that i attempt, i always ask where i am, to reveal & lead me to where i will go next. i accept it a blessing/gift/coupon...some
may find it too prim(re)i(ac)tive.
when i improvise it is note|tone to note|tone - the many hours
of practice/study/listening/gigg(l)ing, allow me to play from one note to the next rapidly. if i am playing monk's tune 'round midnight', i see the melody/chords/pulse/beats, in my mind & in my (likely) vacant
star(e)- quo fato vocant,,, & i just fill in some of the blanks & leave others as they were...
when i draw - (cave dweller) - it is line to line; color to
color; shape to shape, mistake to mistake.
when i write words it is just like playing/improvising, except
slower - but it really feels the same to
me -i look at the page & try to divine what will look good
on that page.
wordsmythes can gleen from monk's m(us)(ing)(ag)ic the concept
of accepting the creative flow & of being a channel for it.
Jared: Reading your response, I was struck by these two comments.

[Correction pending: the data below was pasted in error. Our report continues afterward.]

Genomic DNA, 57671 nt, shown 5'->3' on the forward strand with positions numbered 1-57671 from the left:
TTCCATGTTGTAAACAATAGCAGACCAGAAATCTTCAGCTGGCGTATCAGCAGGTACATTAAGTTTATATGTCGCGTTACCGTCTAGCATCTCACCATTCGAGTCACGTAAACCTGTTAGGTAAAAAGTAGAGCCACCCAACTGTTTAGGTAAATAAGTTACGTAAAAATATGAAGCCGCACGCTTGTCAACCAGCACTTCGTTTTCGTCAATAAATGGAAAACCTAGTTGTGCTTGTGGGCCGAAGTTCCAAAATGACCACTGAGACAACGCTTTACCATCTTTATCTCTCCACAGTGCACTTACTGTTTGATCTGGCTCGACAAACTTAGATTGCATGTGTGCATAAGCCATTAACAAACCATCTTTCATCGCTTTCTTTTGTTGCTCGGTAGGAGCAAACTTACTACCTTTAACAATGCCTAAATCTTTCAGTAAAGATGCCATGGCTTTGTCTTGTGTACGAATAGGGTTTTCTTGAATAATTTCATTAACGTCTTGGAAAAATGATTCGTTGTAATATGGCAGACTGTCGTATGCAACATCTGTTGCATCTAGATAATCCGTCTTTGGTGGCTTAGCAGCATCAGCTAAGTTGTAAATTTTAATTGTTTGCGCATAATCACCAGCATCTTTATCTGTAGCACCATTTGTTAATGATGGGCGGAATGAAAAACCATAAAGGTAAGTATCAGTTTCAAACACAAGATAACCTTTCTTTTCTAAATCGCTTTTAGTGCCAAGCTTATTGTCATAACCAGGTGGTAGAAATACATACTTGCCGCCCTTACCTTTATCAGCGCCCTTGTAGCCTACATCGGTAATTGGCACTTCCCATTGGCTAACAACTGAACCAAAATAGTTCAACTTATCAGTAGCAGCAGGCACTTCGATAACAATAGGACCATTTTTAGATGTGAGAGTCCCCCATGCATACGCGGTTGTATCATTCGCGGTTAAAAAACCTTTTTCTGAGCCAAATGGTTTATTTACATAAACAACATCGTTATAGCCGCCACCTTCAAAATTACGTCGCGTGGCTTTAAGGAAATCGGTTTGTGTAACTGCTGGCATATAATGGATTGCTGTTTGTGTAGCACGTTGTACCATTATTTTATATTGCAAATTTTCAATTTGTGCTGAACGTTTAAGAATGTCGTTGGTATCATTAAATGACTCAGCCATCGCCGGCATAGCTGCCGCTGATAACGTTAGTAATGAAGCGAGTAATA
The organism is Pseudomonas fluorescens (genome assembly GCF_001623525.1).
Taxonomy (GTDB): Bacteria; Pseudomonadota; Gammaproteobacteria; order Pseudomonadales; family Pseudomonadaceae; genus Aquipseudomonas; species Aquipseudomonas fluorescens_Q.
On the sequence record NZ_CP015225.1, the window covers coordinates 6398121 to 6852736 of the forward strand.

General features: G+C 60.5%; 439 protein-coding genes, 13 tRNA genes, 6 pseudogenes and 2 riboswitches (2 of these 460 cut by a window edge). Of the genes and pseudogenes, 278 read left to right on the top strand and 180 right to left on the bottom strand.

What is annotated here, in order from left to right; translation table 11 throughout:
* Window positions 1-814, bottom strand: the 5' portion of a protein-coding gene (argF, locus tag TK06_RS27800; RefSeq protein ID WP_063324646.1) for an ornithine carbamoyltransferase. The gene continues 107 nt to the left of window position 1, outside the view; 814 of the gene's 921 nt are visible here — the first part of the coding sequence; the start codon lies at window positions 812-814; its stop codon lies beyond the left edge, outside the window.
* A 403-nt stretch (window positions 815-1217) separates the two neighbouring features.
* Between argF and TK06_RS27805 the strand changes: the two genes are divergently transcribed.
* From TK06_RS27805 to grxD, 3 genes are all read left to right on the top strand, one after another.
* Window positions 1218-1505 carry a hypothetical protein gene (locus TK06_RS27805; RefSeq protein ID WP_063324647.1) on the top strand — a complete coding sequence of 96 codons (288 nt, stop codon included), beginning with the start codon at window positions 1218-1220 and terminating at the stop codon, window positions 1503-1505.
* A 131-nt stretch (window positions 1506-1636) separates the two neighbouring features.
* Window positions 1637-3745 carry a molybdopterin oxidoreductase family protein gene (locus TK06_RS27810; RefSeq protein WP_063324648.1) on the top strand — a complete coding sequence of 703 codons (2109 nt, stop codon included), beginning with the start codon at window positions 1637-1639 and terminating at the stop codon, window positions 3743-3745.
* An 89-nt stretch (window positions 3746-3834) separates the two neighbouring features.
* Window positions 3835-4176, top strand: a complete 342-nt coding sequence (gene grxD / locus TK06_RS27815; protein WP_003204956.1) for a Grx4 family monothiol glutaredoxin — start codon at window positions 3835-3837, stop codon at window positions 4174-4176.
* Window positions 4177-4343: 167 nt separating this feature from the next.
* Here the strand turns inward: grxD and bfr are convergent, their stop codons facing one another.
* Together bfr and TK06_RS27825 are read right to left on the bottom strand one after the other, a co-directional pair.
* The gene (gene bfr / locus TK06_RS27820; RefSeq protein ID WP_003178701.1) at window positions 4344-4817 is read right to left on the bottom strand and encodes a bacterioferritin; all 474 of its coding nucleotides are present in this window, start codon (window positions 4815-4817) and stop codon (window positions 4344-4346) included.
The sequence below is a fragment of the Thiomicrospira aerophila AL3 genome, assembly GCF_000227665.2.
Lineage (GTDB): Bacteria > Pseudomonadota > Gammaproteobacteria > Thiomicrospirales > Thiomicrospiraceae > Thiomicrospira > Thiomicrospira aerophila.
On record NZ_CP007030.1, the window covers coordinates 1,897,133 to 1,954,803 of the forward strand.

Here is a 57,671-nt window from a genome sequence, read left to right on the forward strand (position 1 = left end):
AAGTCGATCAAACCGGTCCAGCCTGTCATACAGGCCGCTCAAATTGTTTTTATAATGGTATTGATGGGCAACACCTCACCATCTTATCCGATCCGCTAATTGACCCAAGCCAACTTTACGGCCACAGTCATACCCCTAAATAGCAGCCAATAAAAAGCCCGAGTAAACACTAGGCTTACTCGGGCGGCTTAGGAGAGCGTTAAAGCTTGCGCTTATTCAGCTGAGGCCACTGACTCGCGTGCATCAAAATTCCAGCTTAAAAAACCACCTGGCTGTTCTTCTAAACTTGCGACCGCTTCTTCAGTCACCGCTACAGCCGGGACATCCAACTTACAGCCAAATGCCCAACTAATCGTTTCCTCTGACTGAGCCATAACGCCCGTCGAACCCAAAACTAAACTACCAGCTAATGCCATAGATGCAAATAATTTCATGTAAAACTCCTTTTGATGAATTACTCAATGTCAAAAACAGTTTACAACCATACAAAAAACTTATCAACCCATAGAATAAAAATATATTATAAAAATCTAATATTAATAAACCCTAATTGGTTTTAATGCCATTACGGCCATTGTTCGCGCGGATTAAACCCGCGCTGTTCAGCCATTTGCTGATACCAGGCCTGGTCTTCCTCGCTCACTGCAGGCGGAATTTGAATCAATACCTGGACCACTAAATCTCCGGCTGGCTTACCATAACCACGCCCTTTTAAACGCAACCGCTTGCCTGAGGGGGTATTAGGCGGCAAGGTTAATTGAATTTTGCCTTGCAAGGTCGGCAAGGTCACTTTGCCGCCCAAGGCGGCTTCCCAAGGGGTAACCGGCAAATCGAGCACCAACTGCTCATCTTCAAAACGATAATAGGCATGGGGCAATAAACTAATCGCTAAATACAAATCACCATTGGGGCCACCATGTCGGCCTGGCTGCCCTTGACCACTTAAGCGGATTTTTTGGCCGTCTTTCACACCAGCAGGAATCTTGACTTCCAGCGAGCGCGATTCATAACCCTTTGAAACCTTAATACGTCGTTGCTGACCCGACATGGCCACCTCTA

Let me juxtapose them together:
"i look at the page & try to divine what will look good
on that page."
"the concept of accepting the creative flow & of being
a channel for it."
If the artist (musician, writer, painter, cook, etc.) becomes
a channel that divines a "creative flow," then how much control do you think the artist has over his/her artwork? Is creation
more a collaboration with external forces?
Also, what first attracted you to jazz instead of other forms
Joe: i grapple intermittently with the concept of 'artist
as a channel'...
one of my students mentioned that the ancient greeks used the
term genius to describe another being/entity that guided them in their various artistic/academic quests - when they referred